• Anthony Wu

A Summer of Reminisce with Kawase Hasui

I can't believe summer is almost over! This means that the Asian art auction season will be commencing once again (and A LOT of my ongoing Asian art appraisals will be due soon!).


The first big stop for me will be Asia Week New York from September 14th to 18th. New York will feature some major Asian art highlights at the international auction houses Bonhams, Christie's and Sotheby's. There will also be some feature lots at the regional auction houses Doyle, Hindman, and Heritage.


Over the past few months I've seen some photos already of the top pieces, and this includes Chinese porcelain, jade carvings and archaic bronzes, Himalayan and Indian sculpture, and Japanese woodblock prints. I'll definitely be sharing some of these September Asian art highlights in an upcoming post!


Anyways, for this blog, I wanted to share my profound admiration for the work by Japanese shin-hanga woodblock print master Kawase Hasui (1883-1957). Hasui is by far my favourite woodblock print artist, and I have been collecting his works for about 15 years.


I've written about Kawase Hasui in the past, either through my Instagram posts or a more profound blog I put together for Bidsquare a couple of years ago.


Hasui was one of the leaders of the Japanese shin-hanga (new print) movement from the early 20th Century. These types of prints tend to have a more Western aesthetic to them through the use of shading, perspective and colours.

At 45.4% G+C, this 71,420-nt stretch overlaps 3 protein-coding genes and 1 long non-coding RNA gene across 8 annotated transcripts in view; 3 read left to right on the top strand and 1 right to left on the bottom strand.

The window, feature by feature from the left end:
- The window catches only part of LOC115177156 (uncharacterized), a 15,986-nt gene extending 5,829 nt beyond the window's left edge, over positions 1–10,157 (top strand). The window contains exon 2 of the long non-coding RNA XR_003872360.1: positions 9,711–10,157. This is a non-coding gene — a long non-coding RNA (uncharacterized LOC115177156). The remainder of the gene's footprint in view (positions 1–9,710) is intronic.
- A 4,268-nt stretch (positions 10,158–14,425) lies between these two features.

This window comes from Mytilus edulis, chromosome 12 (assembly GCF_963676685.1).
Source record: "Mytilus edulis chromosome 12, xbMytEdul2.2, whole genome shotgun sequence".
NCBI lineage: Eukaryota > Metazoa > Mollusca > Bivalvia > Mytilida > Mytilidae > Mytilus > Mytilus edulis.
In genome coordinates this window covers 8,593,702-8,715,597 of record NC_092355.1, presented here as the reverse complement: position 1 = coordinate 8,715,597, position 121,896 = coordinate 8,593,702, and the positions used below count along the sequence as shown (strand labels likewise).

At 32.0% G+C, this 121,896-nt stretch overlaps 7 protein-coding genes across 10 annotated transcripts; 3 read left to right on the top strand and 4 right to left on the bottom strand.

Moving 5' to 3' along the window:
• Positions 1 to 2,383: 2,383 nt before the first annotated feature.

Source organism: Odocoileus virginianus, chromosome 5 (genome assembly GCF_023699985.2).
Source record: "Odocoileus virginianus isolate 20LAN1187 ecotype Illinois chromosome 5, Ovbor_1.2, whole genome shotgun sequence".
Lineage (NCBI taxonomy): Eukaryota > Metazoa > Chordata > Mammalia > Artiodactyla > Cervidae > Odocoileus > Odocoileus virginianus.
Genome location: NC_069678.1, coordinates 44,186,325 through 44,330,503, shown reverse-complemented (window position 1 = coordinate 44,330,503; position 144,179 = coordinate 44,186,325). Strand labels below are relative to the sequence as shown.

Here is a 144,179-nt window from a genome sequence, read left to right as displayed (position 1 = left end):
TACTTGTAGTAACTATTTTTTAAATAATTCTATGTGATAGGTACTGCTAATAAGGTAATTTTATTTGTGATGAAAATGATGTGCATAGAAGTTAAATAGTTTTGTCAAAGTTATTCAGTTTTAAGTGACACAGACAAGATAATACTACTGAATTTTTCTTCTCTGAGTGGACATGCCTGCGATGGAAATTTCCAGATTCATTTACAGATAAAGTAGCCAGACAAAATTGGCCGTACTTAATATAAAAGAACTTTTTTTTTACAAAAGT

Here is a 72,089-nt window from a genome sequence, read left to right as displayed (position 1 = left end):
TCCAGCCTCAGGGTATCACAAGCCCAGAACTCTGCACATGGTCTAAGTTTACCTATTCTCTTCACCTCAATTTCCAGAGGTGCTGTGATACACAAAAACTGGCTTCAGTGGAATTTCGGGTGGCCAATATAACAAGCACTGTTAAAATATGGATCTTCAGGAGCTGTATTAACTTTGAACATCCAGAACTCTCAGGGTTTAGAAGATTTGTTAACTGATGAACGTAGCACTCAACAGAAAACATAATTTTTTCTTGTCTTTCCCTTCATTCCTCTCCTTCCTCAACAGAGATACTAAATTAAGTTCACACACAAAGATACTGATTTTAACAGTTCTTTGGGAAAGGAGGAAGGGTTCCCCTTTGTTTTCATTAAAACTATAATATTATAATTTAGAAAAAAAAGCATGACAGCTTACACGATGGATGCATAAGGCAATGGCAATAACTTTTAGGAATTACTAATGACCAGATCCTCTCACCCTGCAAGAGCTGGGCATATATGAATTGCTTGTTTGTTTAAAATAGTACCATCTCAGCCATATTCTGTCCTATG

Over his lifetime, Hasui designed over 600 woodblock prints with his primary publisher Shozaburo Watanabe (1885-1962). In 1956, Hasui was recognized by the Japanese government as a Living National Treasure.

Hasui's prints are recognizable for his scenes of temples, Japanese architecture, landscapes and villages. To add drama, many of his views will include atmospheric conditions such as rain, snow, and night.


One of the reasons why I admire Hasui's works so much is that his prints depict a pre-modern Japan. Many of these works depict figures that still wear traditional clothing despite being from the early 20th Century.


Other Hasui prints offer a modern snapshot of a landscape or structure that could have easily taken place 100 or 200 years earlier. These images evoke a sense of longing and nostalgia, whether or not you have visited Japan in the past.


Over the years, I was fortunate to have built up a collection of approximately 30 original Kawase Hasui prints. For the spirit of summer (or what's left of it!), I selected a few that evoke the summer months. Hope you enjoy them!


Image 1. The Nikko Highway (1930)


Image 2. The Great Buddha, Kamakura (1930)


Image 3. Pine Beach at Miho (1931)


Image 4. Lake Haruna (1935)


Image 5. The Ruins of Fukuoka Castle (1940)


Image 6. Hall of the Great Buddha (1950)

So that's it for this post, and hopefully you all enjoyed a viewing of prints from my personal Kawase Hasui collection. If I get some positive feedback, I'll definitely be showcasing more of these prints in future posts.


In the meantime, please be on the lookout for my upcoming blog about my trip to Asia Week New York, and for highlights from my Asian art auction at Heffel Gallery!

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